It's promptly 1 p.m. when I call the sui generis funk/blues/jazz musician Walter "Wolfman" Washington. Somehow, it's the wrong number. Thankfully, there's an entire contact list. This is how I end up talking to Washington's wife, Michelle, who warmly and quickly gets everything sorted out. When the call finally goes through, Washington's mellow, bluesy voice instantly erases that rocky start. He's a Lifetime Achievement Award-winning artist who has been performing in New Orleans since the 60s, so we have tons of ground to cover. "Oh, I don't mind. I like talking about myself," Washington said with a laugh. That may be true, but we're the lucky ones who get to hear him.
Content has been edited for length and clarity.
Are you working on new music?
I'm working on two albums: one with a small group of musicians and the other with my band [The Roadmasters].
What's the other band?
Haven't thought of a name yet.
Do names usually come in late?
It takes a while. You have to look at the style of songs that you want to record.
Did you like doing all those livestreams?
Not really, because we couldn't get together. Now it's easier to communicate because we can get together and just jam. It's been great.
How often were you playing gigs before the pandemic?
Two or three gigs a week. I miss it, that's for sure. We were getting together four, maybe five, days a week and working three nights a week.
Where did you usually perform?
What do you like about playing parties?
You have a more intimate crowd. Sometimes you know them and sometimes you don't. It's more interesting to see how people act when they're at a party.
You've seen the music scene rebuild once after Katrina. How do you think things will change or stay the same once the pandemic is behind us?
It's gonna change. Right now, there's a lot of new groups that've developed since the pandemic. It's gonna be different music because you have more young cats playing music. I hope that the clubs that were closed are gonna open up again. I know one club, Prime Example on Broad, isn't gonna open up anymore.
You've played jazz, blues, funk—what have you been playing lately?
Oh, funk. I have a tendency not to get involved in the blues as much as I used to a long time ago. Life changed. You try to change with it in a way that you're satisfied with.
What made you move away from the blues?
Being a happy man! [Laughs] You know, I had bad luck in love for a while. When things started changing and I decided I wasn't gonna be involved anymore, then BOOM. There she was. I said, "Ok, I'll try it again."
That would be Michelle?
Yeah, she came into my life. I've been wanting someone like that all my life. It was really good for me.
It sounds that way! What do you like about playing funk?
Well, you get a groove, you just can't stop. You gotta move —do something—you can't stay still. Blues, it sort of makes me sad. Most of the blues is slow blues. Happy blues? You don't see too many people playing that. I love the funk.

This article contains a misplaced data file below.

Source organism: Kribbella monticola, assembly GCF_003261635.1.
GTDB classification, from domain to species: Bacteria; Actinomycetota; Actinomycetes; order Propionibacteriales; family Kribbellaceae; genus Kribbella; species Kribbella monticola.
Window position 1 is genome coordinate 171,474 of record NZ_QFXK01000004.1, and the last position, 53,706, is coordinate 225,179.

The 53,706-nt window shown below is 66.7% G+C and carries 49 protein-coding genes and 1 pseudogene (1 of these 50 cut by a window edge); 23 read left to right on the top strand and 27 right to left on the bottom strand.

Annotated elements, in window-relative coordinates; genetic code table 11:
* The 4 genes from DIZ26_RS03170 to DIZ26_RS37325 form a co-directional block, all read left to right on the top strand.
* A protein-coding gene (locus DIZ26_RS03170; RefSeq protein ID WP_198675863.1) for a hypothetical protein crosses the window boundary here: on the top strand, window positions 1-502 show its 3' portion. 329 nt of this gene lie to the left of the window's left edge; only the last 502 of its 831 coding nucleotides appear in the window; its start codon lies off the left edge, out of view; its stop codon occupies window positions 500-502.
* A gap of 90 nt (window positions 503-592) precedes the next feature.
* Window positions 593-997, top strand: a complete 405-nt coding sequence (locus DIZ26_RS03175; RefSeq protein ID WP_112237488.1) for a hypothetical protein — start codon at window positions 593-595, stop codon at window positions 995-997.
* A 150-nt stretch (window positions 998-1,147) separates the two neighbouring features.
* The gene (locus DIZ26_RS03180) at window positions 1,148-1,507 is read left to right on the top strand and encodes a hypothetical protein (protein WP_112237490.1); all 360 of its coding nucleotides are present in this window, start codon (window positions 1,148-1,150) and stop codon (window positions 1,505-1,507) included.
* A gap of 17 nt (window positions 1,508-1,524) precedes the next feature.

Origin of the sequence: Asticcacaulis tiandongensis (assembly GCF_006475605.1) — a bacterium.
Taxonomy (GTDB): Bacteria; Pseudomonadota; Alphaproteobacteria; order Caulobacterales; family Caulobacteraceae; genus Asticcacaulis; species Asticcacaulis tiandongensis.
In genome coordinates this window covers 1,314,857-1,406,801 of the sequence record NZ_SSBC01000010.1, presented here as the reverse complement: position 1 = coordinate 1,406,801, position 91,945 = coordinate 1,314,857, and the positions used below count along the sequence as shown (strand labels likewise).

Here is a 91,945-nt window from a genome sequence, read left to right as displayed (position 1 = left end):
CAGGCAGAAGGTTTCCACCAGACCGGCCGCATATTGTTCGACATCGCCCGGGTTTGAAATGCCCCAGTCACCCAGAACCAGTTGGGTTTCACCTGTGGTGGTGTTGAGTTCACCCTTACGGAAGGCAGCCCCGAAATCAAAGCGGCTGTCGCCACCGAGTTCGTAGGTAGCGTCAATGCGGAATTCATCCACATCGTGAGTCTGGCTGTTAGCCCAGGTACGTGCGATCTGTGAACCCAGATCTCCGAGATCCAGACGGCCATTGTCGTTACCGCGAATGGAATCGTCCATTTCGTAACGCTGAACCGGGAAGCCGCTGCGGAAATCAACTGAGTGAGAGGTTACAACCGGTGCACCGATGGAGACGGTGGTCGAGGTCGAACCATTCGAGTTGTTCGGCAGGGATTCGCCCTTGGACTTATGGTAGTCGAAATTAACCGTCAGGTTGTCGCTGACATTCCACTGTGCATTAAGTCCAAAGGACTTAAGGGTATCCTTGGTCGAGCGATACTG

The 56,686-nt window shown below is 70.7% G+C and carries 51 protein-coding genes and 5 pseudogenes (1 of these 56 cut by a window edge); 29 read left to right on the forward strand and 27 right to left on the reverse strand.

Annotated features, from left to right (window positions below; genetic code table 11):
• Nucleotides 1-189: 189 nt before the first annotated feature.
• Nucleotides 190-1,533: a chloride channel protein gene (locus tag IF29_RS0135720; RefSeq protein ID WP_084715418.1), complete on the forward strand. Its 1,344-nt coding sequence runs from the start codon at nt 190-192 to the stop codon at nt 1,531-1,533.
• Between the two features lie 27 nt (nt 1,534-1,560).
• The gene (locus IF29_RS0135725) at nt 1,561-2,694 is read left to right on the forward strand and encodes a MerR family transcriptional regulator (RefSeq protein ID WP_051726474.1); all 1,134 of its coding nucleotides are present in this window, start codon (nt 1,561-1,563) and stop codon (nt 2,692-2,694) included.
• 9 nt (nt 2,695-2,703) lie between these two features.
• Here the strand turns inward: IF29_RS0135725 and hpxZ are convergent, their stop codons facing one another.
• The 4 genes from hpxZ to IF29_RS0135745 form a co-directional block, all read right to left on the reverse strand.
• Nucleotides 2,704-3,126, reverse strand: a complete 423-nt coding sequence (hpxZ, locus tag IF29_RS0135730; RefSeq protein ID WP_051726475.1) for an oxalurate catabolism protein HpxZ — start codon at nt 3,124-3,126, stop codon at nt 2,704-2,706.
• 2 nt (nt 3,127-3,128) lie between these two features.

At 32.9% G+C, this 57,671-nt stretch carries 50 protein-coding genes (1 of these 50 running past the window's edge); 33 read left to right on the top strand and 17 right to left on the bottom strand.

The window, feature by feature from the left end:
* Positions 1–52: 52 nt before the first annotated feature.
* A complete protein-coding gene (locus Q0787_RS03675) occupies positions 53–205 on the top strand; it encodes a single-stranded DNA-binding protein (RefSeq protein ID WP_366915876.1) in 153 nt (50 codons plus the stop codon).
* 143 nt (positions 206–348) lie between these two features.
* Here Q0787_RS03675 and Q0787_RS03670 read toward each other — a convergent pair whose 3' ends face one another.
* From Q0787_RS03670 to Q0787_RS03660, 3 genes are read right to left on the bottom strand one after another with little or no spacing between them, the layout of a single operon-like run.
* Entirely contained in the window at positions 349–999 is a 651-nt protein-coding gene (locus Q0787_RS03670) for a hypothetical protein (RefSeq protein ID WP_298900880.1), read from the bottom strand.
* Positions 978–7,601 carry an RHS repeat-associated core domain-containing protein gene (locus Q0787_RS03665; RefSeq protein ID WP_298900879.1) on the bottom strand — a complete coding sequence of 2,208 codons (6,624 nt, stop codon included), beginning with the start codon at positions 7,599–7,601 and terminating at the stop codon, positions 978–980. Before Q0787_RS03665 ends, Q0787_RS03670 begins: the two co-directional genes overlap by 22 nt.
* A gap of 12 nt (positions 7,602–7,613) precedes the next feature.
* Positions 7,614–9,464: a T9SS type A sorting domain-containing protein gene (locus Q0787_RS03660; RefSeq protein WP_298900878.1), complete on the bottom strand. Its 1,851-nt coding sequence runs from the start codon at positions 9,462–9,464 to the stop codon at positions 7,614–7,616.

What's your creative process?
Sometimes I just hear something and it catches my ear. I have my bass player on call just in case it does. He'll tape it and then we'll work from there. Sometimes I just have it in my head. Or I might hear somebody doing a song. I like Johnnie Taylor and Bobby "Blue" Bland's stuff. I listen to them cats a lot and they give me ideas.
With me, if I hear something, it stays in my head until I get it out of my brain.
Wouldn't want it getting away from ya.
When it bugs me too much, I've got to put it down!
How did you create a style that's so uniquely your own?
I feel what I feel. A lot of cats, they don't really feel. They hear something. They try to play it as close to what they hear instead of playing what they really feel. You could play just like somebody else, but you've got to add your own feelings to it. That is actually what creates your own style of playing music.
A lot of people—my uncles and everything— played guitar, but, you know, I didn't want to play that style. I could've. But it just wasn't my thing.
When I heard Jimi Hendrix, I wanted to play some of the stuff that he was playing. Then I realized that wasn't my style of playing.
I had my own style of playing jazz—it's me, you know, I can't really play like someone else. I got to play me.
It makes sense that if you're playing from your feeling, that leads to your own style.
What I realized was that if you really want to make it in New Orleans, you've got to have your own style of playing your music. That put me in the right direction for where I wanted to go. I tried to learn the guitar so I could play the way I wanted to play. It took a while. There were a lot of things I had to learn how to deal with—most of all criticism.
Eventually, when you're out there, somebody won't like the way you're doing something and they're gonna tell you. But to be able to pay attention to what they're saying and try to correct it? That's the important thing. Don't concentrate on being upset because somebody told you about what you were doing wrong. You gotta take heed to these things. A person, if they're really paying attention to it, they'll know what they're doing.
Great advice. Do you have anything else coming up?
I'll be out there again soon!
If you would like to support our local musicians who have been affected because of this pandemic, consider donating to the Jazz & Heritage Music Relief Fund.